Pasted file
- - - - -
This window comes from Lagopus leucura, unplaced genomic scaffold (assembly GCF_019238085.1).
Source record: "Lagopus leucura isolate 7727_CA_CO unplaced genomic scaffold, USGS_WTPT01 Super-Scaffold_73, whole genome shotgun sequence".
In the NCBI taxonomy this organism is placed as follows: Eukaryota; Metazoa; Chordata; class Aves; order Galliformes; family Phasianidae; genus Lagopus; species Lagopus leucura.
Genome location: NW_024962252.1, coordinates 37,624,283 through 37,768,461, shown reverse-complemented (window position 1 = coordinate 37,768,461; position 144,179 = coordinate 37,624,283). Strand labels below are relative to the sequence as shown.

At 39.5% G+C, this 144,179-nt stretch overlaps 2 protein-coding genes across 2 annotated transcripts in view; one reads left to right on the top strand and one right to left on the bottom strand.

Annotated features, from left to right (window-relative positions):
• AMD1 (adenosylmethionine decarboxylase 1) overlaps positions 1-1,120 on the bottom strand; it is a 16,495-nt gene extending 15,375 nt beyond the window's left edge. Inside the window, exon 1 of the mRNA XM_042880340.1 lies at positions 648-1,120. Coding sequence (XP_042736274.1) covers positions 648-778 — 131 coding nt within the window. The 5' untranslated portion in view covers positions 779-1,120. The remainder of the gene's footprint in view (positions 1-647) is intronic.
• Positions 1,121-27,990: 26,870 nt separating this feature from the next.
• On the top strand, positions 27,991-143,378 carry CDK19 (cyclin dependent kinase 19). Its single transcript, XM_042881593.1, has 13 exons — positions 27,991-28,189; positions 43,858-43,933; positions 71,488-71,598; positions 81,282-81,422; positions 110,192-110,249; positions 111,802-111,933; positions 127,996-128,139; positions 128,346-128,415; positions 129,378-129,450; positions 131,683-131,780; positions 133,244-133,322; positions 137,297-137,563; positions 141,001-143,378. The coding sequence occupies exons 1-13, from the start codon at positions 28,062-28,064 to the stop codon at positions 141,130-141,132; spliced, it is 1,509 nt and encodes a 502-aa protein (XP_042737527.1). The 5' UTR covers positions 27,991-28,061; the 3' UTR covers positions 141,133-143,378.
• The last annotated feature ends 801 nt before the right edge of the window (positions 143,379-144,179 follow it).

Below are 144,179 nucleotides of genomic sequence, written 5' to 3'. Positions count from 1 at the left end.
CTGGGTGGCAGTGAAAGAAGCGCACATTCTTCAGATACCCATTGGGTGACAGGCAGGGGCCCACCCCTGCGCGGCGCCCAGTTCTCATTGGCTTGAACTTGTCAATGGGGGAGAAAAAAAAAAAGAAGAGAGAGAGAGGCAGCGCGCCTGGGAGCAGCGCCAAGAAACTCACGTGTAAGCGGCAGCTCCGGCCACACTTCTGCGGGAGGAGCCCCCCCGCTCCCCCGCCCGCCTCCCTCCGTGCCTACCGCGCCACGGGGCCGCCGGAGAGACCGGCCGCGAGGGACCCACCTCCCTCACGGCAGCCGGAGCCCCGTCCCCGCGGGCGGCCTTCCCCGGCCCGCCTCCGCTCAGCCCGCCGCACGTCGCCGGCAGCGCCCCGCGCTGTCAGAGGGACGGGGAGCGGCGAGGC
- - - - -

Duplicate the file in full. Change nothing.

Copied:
This window comes from Lagopus leucura, unplaced genomic scaffold (assembly GCF_019238085.1).
Source record: "Lagopus leucura isolate 7727_CA_CO unplaced genomic scaffold, USGS_WTPT01 Super-Scaffold_73, whole genome shotgun sequence".
In the NCBI taxonomy this organism is placed as follows: Eukaryota; Metazoa; Chordata; class Aves; order Galliformes; family Phasianidae; genus Lagopus; species Lagopus leucura.
Genome location: NW_024962252.1, coordinates 37,624,283 through 37,768,461, shown reverse-complemented (window position 1 = coordinate 37,768,461; position 144,179 = coordinate 37,624,283). Strand labels below are relative to the sequence as shown.

At 39.5% G+C, this 144,179-nt stretch overlaps 2 protein-coding genes across 2 annotated transcripts in view; one reads left to right on the top strand and one right to left on the bottom strand.

Annotated features, from left to right (window-relative positions):
• AMD1 (adenosylmethionine decarboxylase 1) overlaps positions 1-1,120 on the bottom strand; it is a 16,495-nt gene extending 15,375 nt beyond the window's left edge. Inside the window, exon 1 of the mRNA XM_042880340.1 lies at positions 648-1,120. Coding sequence (XP_042736274.1) covers positions 648-778 — 131 coding nt within the window. The 5' untranslated portion in view covers positions 779-1,120. The remainder of the gene's footprint in view (positions 1-647) is intronic.
• Positions 1,121-27,990: 26,870 nt separating this feature from the next.
• On the top strand, positions 27,991-143,378 carry CDK19 (cyclin dependent kinase 19). Its single transcript, XM_042881593.1, has 13 exons — positions 27,991-28,189; positions 43,858-43,933; positions 71,488-71,598; positions 81,282-81,422; positions 110,192-110,249; positions 111,802-111,933; positions 127,996-128,139; positions 128,346-128,415; positions 129,378-129,450; positions 131,683-131,780; positions 133,244-133,322; positions 137,297-137,563; positions 141,001-143,378. The coding sequence occupies exons 1-13, from the start codon at positions 28,062-28,064 to the stop codon at positions 141,130-141,132; spliced, it is 1,509 nt and encodes a 502-aa protein (XP_042737527.1). The 5' UTR covers positions 27,991-28,061; the 3' UTR covers positions 141,133-143,378.
• The last annotated feature ends 801 nt before the right edge of the window (positions 143,379-144,179 follow it).

Below are 144,179 nucleotides of genomic sequence, written 5' to 3'. Positions count from 1 at the left end.
CTGGGTGGCAGTGAAAGAAGCGCACATTCTTCAGATACCCATTGGGTGACAGGCAGGGGCCCACCCCTGCGCGGCGCCCAGTTCTCATTGGCTTGAACTTGTCAATGGGGGAGAAAAAAAAAAAGAAGAGAGAGAGAGGCAGCGCGCCTGGGAGCAGCGCCAAGAAACTCACGTGTAAGCGGCAGCTCCGGCCACACTTCTGCGGGAGGAGCCCCCCCGCTCCCCCGCCCGCCTCCCTCCGTGCCTACCGCGCCACGGGGCCGCCGGAGAGACCGGCCGCGAGGGACCCACCTCCCTCACGGCAGCCGGAGCCCCGTCCCCGCGGGCGGCCTTCCCCGGCCCGCCTCCGCTCAGCCCGCCGCACGTCGCCGGCAGCGCCCCGCGCTGTCAGAGGGACGGGGAGCGGCGAGGC